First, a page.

Sourced from the Albany Times Union
Rather than have stormwater run off the roof of a Prospect Street home into Schenectady's wastewater system, construction manager George Brower designed a rain garden.
Sprinkled with native plants like creeping phlox, perennial grasses and bee and butterfly attracting wildflowers, the rain garden at the house at 99 Prospect St. will soak up rainwater that falls from the home's roof rather than dumping it into the city's aging stormwater and sewer system. The house was largely built by YouthBuild, a program that offers education and job skill training for young adults.
"We're trying to prevent that rainwater from going in to the system, replenish groundwater and protect from community flooding during heavy rainstorms," he said. "That's our main goal, to keep that rainwater on site and disperse it back into the ground."
Communities across the Capital Region are installing various green infrastructure measures to mitigate stormwater runoff, but each person can do their part to help with water pollution, local flooding and combined sewer overflows that plague cities across the country, too.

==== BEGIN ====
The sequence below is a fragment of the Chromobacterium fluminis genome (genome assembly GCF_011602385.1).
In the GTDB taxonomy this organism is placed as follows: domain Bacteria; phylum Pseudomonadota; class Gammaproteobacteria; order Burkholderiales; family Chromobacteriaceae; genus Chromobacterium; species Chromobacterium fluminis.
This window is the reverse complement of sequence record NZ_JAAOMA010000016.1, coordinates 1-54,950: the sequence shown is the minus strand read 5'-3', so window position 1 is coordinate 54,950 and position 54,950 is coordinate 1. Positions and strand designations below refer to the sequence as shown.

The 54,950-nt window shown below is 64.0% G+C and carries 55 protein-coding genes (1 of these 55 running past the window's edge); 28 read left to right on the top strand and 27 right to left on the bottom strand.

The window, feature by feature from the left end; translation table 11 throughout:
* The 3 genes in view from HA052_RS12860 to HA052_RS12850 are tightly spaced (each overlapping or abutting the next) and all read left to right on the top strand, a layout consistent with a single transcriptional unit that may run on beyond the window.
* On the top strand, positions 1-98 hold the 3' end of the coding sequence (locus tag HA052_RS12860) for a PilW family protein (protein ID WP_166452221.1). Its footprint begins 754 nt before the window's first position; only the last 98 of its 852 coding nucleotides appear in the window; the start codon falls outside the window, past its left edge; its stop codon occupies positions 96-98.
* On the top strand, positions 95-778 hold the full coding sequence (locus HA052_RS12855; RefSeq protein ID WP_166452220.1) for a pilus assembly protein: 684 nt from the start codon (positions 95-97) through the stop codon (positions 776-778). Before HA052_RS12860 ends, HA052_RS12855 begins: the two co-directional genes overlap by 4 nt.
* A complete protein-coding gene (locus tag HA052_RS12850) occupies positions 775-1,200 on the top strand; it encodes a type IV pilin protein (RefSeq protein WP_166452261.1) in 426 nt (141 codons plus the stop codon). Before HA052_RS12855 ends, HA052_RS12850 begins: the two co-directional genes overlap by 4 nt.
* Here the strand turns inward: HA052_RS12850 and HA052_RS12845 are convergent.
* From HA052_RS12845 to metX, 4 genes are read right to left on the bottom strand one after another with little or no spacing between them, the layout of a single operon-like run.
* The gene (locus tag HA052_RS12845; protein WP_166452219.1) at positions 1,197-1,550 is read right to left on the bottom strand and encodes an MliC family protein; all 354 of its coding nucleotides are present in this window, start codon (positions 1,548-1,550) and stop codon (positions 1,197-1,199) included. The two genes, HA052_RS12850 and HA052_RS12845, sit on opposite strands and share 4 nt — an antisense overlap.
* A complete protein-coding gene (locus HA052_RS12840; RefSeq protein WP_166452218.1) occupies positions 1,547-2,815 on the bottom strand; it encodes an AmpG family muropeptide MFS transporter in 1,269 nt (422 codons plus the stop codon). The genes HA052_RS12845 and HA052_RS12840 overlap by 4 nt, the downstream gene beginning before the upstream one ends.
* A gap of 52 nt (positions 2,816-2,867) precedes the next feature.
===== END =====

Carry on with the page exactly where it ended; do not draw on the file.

"It's important that everyone knows what needs to be done and does their part," said Frank Fazio, the University at Albany's stormwater management program coordinator. "Keeping the water clean, treating it and reducing the amount of runoff is very important. It's gotten more important as more and more development occurs."
Best stormwater management practices weren't always used in prior years, but as communities across the country see more frequent heavy rainfall in short spurts, the need to address where stormwater ends up and what's in the water has become dire. Development strips land of its natural elements for stormwater management when impervious surfaces replace native plants and trees that once absorbed the runoff.